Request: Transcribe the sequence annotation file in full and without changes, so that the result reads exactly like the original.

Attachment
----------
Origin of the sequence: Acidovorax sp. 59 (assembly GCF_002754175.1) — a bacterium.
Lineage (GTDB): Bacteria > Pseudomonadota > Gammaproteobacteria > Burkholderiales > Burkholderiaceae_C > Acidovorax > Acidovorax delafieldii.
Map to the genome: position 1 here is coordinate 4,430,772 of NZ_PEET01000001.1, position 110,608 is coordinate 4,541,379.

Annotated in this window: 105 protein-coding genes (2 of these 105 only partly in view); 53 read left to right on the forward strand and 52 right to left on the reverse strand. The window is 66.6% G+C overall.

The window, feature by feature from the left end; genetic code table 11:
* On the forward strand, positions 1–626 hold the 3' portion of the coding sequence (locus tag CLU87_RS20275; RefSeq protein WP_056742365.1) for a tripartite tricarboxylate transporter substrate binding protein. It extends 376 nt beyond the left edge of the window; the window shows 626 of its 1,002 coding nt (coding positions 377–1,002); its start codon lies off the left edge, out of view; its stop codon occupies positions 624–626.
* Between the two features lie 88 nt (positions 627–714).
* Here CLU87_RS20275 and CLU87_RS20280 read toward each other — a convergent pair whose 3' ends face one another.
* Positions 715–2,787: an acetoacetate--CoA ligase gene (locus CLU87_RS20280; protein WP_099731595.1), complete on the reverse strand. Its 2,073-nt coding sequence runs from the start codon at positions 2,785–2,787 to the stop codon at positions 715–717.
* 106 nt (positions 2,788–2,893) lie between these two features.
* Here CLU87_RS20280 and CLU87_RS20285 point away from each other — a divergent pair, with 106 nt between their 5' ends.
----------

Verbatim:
Origin of the sequence: Acidovorax sp. 59 (assembly GCF_002754175.1) — a bacterium.
Lineage (GTDB): Bacteria > Pseudomonadota > Gammaproteobacteria > Burkholderiales > Burkholderiaceae_C > Acidovorax > Acidovorax delafieldii.
Map to the genome: position 1 here is coordinate 4,430,772 of NZ_PEET01000001.1, position 110,608 is coordinate 4,541,379.

Annotated in this window: 105 protein-coding genes (2 of these 105 only partly in view); 53 read left to right on the forward strand and 52 right to left on the reverse strand. The window is 66.6% G+C overall.

The window, feature by feature from the left end; genetic code table 11:
* On the forward strand, positions 1–626 hold the 3' portion of the coding sequence (locus tag CLU87_RS20275; RefSeq protein WP_056742365.1) for a tripartite tricarboxylate transporter substrate binding protein. It extends 376 nt beyond the left edge of the window; the window shows 626 of its 1,002 coding nt (coding positions 377–1,002); its start codon lies off the left edge, out of view; its stop codon occupies positions 624–626.
* Between the two features lie 88 nt (positions 627–714).
* Here CLU87_RS20275 and CLU87_RS20280 read toward each other — a convergent pair whose 3' ends face one another.
* Positions 715–2,787: an acetoacetate--CoA ligase gene (locus CLU87_RS20280; protein WP_099731595.1), complete on the reverse strand. Its 2,073-nt coding sequence runs from the start codon at positions 2,785–2,787 to the stop codon at positions 715–717.
* 106 nt (positions 2,788–2,893) lie between these two features.
* Here CLU87_RS20280 and CLU87_RS20285 point away from each other — a divergent pair, with 106 nt between their 5' ends.